Eb2 ~ C6 (3 octaves, 4 notes and 1 semitone)
C3 ~ C4/C#4
- Strongest vocalist in BTS
- The strongest sense of breath support amongst all members of BTS
- Able to remain most relaxed within his comfort range
- Able to transition into his falsetto with relative ease
- Mixed voice is light and lacks pushing, not trying to sing too high with too much throat tension
- Able to remain relatively relaxed up to C#4 and at times even D4
- Sense of pitch has improved since debut
- Sufficient support is maintained down to C3 in his chest voice
- Tends to sing with too much airiness
- Support is shallow and underdeveloped
- Tends to lower his larynx too often when singing
- Above C#4, he tends to sound harsh and flat
- Tone production often becomes flat due to lack of forward placement
- Lower range is relatively underdeveloped for a baritone
- Unable to support his head voice
- Falsetto is often too airy and lacks projection
- Lower register: Due to the range in which BTS’ music is written in, he gets very few chances to showcase the true development of his lower range. Thus, his voice is relatively underdeveloped in his lower range for a baritone, where his tone production becomes muffled as he sings below C3.
- Mixed register: His mixed voice is relatively light in terms of mixing, where he uses more head voice than chest voice when singing higher to minimize the amount of effort and strain on his vocal cords. Although able to sing above his first passaggio, his support is somewhat shallow and he tends to become tense above C#4.
- Upper register: Able to transition into his falsetto with relatively ease, his overall tone production is airy throughout most of his voice but becomes fairly obvious as he sings in his falsetto. Able to produce a connected head voice even though support isn’t present.
Drawing less influences from R&B than many other idol vocalists in K-pop, V generally sings with an airy approach throughout his range and doesn’t often attempt singing vocal runs. The airiness in his voice makes it harder for him to be able to connect his vocal cords properly and control his pitch. This results in often sloppy runs when he does attempt them, in rare occasions. Perhaps aware that his voice isn’t necessarily very agile, as he lacks the correct muscle coordination to sing and bounce through different notes quickly, it is hard to find examples of V attempting vocal runs. The few times he’s done so, it’s possible to hear that he lacks clarity in tone and often sings runs by sliding through the notes quickly, without hitting each individual pitch precisely at the center of the note. This causes his runs to sound sloppy and pitchy overall, as heard in “Sorry“, “Little Star“, and “듣는편지.”
V debuted as a member of the vocal line of BTS in 2013. Although not the main vocalist, the distribution of lines was even enough that he sang relatively often regardless of him being a lead vocalist or not. In most cases, idol groups favor vocalists with higher voices because most idol songs are written within quite high ranges, for males and females. Thus it is more common to see a main or lead vocalist of a group be a tenor or a soprano. In BTS’ case, V’s voice stands out because he is the only baritone singing with other three tenors in the group, although every rapper in BTS is also a baritone. His voice is thick in tone and slightly lower range, but still remaining relatively light in weight and sounding more like a lyric baritone than anything else. Although mostly written for a lower tenor range, BTS’ music is written within a relatively low enough range where V is able to sing alongside the tenors without too much stress on his vocal cords.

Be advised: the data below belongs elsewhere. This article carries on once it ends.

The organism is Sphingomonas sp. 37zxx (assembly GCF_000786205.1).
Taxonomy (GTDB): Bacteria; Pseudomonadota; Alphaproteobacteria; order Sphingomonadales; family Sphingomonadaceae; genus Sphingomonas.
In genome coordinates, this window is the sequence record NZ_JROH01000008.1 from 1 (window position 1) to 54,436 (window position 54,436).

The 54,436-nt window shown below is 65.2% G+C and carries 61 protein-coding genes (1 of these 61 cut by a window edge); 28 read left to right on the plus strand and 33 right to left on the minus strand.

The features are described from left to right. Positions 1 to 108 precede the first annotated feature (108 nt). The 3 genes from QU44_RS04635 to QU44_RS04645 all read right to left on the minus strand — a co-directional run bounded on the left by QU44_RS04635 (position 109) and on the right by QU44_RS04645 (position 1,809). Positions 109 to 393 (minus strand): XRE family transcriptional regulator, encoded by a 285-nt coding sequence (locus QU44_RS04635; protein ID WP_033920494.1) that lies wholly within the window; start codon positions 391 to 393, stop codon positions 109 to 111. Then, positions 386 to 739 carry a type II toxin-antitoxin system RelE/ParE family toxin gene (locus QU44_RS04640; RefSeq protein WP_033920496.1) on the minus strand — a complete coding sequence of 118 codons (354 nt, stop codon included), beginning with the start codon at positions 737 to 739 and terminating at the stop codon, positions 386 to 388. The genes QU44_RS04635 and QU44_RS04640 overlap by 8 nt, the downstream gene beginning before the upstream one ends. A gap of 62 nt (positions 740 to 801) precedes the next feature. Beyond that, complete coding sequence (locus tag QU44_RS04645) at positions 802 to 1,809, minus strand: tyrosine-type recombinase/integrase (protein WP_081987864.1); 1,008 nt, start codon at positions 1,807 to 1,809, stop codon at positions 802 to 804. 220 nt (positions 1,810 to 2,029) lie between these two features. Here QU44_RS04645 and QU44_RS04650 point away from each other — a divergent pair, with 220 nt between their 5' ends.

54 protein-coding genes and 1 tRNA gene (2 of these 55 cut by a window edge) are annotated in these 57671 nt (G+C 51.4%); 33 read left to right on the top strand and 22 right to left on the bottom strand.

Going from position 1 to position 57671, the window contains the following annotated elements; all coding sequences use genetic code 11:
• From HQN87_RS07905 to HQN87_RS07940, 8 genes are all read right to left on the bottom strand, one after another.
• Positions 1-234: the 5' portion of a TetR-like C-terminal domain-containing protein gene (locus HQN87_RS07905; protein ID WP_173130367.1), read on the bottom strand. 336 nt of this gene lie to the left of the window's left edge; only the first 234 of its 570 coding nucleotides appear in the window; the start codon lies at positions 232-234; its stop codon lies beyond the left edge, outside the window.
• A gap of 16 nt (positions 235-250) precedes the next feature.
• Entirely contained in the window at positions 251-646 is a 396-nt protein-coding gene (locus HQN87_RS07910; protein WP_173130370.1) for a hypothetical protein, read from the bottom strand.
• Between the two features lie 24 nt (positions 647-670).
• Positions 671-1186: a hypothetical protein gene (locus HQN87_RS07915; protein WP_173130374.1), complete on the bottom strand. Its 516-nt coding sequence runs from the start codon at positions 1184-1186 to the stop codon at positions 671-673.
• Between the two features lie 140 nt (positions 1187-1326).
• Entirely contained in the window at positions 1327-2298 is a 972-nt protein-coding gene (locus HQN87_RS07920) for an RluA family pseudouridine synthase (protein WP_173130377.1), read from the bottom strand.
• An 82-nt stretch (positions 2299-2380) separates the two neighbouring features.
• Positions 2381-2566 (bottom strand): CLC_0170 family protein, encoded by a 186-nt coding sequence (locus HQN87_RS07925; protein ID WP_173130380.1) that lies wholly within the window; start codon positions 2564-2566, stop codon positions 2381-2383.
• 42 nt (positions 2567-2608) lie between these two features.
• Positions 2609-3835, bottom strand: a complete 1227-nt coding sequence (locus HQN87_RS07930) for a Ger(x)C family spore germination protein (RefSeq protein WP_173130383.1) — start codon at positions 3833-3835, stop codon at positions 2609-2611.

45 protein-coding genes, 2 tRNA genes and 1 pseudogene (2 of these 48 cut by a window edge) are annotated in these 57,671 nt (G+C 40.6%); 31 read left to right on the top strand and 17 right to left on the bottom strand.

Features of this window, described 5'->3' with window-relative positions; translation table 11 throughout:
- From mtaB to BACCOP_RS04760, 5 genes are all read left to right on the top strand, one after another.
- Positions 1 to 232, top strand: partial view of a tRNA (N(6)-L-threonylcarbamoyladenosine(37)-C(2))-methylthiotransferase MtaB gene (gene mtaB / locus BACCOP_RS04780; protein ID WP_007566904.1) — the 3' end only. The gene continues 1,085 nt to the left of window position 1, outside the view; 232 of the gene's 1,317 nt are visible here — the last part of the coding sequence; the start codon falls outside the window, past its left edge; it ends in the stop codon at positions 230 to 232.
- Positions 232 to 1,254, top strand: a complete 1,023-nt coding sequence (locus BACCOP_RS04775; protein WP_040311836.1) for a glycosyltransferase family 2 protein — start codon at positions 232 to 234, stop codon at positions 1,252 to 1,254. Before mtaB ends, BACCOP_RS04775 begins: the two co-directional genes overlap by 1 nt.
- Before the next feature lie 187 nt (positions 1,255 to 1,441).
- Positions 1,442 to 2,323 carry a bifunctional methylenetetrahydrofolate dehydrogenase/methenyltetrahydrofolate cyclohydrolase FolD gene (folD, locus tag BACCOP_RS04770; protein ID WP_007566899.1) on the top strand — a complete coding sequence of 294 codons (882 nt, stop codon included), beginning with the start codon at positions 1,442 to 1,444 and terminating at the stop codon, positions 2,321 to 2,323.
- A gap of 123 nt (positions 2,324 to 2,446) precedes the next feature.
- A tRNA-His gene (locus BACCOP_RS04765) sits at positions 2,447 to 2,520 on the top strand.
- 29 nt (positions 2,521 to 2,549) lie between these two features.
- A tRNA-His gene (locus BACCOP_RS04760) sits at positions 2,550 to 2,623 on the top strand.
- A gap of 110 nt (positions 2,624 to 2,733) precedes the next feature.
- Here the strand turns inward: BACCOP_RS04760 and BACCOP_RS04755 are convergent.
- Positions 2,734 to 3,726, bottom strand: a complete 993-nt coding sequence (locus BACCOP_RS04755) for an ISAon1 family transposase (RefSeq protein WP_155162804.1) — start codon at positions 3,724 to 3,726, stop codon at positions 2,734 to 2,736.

Considering most tenor songs generally are written above C3, V as a baritone gets very few chances to actually sing in a more baritone-like range most of the time. Thus his lower range below C3 is mostly underdeveloped and not very well explored, as he doesn’t sing that low very often. Down to C3, he has shown a clear enough consistency of tone production and projection, where both his vocal cords and his support work together to allow his chest voice to project with decent tonality. This can be heard in “안아줘“, “Oh Happy Day!” and “Someone Like You.” Below C3, however, he starts to lose connection and support, as his voice starts to become more muffled and breathier. This seems to be because his vocal cords aren’t developed enough as he sings lower, so his tone becomes less clear as he’s unable to project and place his voice in his chest as easily as above C3. This can be heard in with the Bb2’s in “If You“, A2’s in “안아줘“, G2’s in “Let Me Know” and the octave unison E2’s in “Someone Like You.”
His mixed voice is relatively well developed in terms of mixing and has enough support for him to be able to sing above his first passaggio, B3, without tensing up his throat too much. The range from C4 to D4 can be sung with some support as he’s able to remain relaxed and not sing only from his throat. This can be heard in “바람인가요“, “듣는편지” and “안아줘.” As he ascends above D4, he tends to use a very light mixed voice which is mostly head dominant, which allows him to push his voice with less tension than if he were to use a heavier and louder chest-dominant mixed voice. Nonetheless, the lack of support above D4 causes him to sound shallow and thin the higher he sings, as his voice becomes too light and oftentimes he can sound somewhat flat when singing above his comfort range. He tends to sing with a soft approach, but tension is still present in his throat as he’s unable to connect his breath support to his vocal cords in order to maintain his throat opened. This can be heard in the D4’s in “Something“, Eb4’s in “눈, 코, 입“, E4’s in “If I Ain’t Got You“, “Someone Like You“, F4’s in “I NEED U“, “If You“, “Butterfly“, F#4’s in “Let Me Know“, “Love is not Over“, G4’s in “Bang Bang Bang“, “안아줘” “눈, 코, 입“, “이사” and G#4’s in “잡아줘.”